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Voters to Decide Fate of Ambulance Tax Tuesday

County leaders say passage of 1/4 cent sales tax hike would guarantee EMS services would continue as-is when Heartland discontinues ambulance care next July.
(ST. JOSEPH, Mo.)  Many say the ambulance tax vote Tuesday will come down to a matter of choice. Vote "yes" to keep the level of ambulance service we now have or vote "no" and face the alternative.

"It will be longer response times and higher waits. They would charge more," Buchanan County Presiding Commissioner R.T. Turner said. He's describing the service any for-profit company coming to St. Joseph would provide.

Turner says the 1/4 cent sales tax hike is a vote of priorities.

"If voters don't want to pay a subsidy to help in that manner, then we will look to see if we can find something that will fit," he said. "It won't be the service we have today."

Earlier this year, Heartland Health announced it would discontinue providing ambulance service to the community on July 1, 2014. A "yes" vote would provide funding to turn service over to a county-run non-profit board.

"Heartland's been kind enough to sponsor the losses for years," said Dave Carter, Heartland Ambulance Services Director. "We just can't tolerate those losses anymore."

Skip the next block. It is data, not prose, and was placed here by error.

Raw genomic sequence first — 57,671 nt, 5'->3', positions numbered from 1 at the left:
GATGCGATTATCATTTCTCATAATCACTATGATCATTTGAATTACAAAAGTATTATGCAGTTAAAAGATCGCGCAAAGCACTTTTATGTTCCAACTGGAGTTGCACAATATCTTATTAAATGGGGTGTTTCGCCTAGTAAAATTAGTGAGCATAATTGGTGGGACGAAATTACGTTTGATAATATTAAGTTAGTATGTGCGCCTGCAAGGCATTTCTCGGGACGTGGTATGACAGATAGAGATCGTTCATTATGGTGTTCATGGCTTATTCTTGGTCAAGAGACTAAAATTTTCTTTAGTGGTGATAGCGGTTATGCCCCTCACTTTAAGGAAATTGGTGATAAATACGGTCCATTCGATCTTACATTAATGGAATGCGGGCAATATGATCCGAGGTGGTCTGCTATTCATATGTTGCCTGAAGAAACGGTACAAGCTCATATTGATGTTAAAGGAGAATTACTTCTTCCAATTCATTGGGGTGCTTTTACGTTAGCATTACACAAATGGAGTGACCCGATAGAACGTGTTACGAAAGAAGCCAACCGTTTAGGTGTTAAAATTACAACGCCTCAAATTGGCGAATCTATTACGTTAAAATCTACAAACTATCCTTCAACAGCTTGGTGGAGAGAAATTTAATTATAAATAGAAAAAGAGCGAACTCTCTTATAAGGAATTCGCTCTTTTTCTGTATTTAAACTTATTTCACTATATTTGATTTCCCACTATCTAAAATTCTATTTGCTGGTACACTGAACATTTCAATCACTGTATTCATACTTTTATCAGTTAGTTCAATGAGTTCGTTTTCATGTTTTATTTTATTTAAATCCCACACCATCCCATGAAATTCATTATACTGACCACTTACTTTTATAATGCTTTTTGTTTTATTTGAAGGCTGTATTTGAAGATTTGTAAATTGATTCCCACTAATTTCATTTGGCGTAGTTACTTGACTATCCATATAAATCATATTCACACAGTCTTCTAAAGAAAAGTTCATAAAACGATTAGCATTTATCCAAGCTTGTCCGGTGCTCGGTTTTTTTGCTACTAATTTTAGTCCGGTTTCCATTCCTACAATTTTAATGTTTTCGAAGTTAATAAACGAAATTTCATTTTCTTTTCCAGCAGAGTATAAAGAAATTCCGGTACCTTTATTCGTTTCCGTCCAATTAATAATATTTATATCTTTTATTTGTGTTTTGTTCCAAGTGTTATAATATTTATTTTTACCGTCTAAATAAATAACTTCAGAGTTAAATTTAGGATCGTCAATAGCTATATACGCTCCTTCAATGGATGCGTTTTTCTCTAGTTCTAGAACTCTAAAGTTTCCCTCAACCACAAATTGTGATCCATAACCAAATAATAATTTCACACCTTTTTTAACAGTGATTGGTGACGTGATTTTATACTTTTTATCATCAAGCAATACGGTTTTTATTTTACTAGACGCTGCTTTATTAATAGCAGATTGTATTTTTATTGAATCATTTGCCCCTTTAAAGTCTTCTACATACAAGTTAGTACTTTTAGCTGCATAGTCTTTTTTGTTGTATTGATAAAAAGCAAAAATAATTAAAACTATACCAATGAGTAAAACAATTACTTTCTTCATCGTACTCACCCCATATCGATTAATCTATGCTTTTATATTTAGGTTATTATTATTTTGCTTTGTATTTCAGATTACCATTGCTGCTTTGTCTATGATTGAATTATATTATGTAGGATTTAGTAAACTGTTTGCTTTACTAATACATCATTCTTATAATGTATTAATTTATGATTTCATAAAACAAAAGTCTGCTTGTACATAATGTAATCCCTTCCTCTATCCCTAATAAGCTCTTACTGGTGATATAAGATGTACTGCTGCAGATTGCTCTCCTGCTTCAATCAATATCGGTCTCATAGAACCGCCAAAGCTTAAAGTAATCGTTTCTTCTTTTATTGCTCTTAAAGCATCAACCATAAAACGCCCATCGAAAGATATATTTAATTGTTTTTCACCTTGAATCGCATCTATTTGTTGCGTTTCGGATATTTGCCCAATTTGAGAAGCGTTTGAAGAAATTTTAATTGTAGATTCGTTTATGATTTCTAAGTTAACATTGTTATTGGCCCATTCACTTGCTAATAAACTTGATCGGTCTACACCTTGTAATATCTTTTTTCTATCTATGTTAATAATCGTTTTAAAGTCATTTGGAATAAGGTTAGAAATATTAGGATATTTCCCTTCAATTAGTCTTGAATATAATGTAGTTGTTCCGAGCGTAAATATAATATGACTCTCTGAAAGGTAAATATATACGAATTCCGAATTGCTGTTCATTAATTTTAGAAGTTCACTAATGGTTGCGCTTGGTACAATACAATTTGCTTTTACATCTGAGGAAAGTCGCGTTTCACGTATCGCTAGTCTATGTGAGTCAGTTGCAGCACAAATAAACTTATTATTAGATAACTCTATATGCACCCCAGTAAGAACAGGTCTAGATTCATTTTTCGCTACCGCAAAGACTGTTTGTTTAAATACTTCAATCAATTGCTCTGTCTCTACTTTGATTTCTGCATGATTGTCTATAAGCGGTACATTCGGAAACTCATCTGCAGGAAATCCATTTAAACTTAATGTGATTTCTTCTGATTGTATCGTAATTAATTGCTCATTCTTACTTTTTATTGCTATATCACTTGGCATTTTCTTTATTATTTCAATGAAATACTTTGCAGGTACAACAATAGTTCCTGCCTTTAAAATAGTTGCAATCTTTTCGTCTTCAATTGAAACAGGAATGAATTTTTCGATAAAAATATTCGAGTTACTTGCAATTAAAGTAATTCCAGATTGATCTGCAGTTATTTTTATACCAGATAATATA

In recent days, organized opposition has come out against the ambulance tax. The political action committee Freedom PAC mailed flyers out implying that Turner and others in favor of the tax are trying to scare people into voting "yes."

"Nobody thinks we are trying to scare people into this or if it's a threat if this doesn't pass," turner said. "We've offered up a plan to keep the service we have."

Many agree that the quality of service provided now by Heartland is the lever we need to keep.

"Our level of training is very good, some of the best I've seen in the country," Carter said. "Their response times are spot on. Their patient care is incredible. Their compassion for the patients is incredible."

Turner says paying for that quality care comes at a price."

Ambulances are money losers and this is what it's going to take to supplement it," Turner said.

Supporters of the tax say if it fails, emergency response times could climb from an average of eight minutes to as much as 15-20 minutes.

The County Clerk's office estimates a 15 percent turnout for the election tomorrow.

Polls will be open from 6 a.m. - 7 p.m.


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